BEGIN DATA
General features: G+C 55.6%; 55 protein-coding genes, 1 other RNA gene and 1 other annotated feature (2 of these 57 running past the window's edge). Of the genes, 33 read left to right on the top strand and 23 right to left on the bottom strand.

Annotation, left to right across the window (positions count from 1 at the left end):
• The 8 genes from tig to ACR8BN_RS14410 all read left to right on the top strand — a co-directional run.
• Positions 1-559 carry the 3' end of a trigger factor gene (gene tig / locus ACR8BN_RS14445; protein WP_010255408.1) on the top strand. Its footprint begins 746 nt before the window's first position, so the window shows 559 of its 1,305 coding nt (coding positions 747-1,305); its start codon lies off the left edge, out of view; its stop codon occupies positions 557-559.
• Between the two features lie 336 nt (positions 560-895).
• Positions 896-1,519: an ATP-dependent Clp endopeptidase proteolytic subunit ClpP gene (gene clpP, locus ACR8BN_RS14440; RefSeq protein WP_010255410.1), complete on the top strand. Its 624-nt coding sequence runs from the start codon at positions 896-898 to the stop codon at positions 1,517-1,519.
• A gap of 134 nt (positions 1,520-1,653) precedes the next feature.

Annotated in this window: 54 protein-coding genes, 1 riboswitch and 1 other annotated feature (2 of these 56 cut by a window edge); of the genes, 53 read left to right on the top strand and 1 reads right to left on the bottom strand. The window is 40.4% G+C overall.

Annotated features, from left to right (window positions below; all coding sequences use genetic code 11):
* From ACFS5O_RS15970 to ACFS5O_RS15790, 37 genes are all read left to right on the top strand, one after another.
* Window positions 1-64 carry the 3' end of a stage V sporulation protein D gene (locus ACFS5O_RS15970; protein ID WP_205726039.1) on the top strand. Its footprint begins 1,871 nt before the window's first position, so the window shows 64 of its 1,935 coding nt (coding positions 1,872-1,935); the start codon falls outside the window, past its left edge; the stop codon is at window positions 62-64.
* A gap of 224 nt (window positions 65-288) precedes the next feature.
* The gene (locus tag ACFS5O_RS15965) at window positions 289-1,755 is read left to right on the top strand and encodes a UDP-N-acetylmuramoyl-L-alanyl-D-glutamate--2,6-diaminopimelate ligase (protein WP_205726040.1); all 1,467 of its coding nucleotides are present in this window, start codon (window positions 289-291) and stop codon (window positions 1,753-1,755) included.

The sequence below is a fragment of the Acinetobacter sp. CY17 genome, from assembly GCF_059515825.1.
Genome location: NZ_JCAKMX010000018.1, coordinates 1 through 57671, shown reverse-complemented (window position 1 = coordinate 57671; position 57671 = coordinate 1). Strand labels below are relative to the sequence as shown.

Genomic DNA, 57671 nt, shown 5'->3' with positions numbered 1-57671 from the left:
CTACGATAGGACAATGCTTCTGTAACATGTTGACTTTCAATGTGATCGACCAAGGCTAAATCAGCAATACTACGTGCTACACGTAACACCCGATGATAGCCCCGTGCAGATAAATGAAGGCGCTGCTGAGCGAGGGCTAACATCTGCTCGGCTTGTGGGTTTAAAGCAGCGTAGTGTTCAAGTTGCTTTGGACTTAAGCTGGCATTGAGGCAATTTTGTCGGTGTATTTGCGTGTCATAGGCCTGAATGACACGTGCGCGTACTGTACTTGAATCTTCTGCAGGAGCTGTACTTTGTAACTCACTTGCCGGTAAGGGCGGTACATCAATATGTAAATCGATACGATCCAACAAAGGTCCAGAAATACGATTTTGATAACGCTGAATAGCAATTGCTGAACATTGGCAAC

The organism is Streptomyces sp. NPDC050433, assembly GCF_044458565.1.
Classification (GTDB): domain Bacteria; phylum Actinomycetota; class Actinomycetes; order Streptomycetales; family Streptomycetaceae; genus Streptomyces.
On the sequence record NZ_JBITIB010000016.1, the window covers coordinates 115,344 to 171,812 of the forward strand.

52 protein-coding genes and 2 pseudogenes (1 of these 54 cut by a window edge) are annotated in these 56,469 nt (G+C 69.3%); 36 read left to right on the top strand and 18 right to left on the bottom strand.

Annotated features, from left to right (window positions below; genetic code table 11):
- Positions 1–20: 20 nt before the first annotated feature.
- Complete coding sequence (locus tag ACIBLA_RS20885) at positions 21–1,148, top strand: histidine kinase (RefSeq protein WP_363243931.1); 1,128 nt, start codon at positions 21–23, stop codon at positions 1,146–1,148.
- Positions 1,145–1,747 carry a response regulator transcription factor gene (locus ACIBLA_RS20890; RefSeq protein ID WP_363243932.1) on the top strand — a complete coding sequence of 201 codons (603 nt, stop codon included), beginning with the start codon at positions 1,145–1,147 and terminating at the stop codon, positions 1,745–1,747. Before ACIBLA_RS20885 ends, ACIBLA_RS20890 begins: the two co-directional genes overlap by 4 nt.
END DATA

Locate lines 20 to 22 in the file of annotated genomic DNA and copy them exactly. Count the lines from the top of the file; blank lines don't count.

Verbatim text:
On the sequence record NZ_JBITIB010000016.1, the window covers coordinates 115,344 to 171,812 of the forward strand.

52 protein-coding genes and 2 pseudogenes (1 of these 54 cut by a window edge) are annotated in these 56,469 nt (G+C 69.3%); 36 read left to right on the top strand and 18 right to left on the bottom strand.

Annotated features, from left to right (window positions below; genetic code table 11):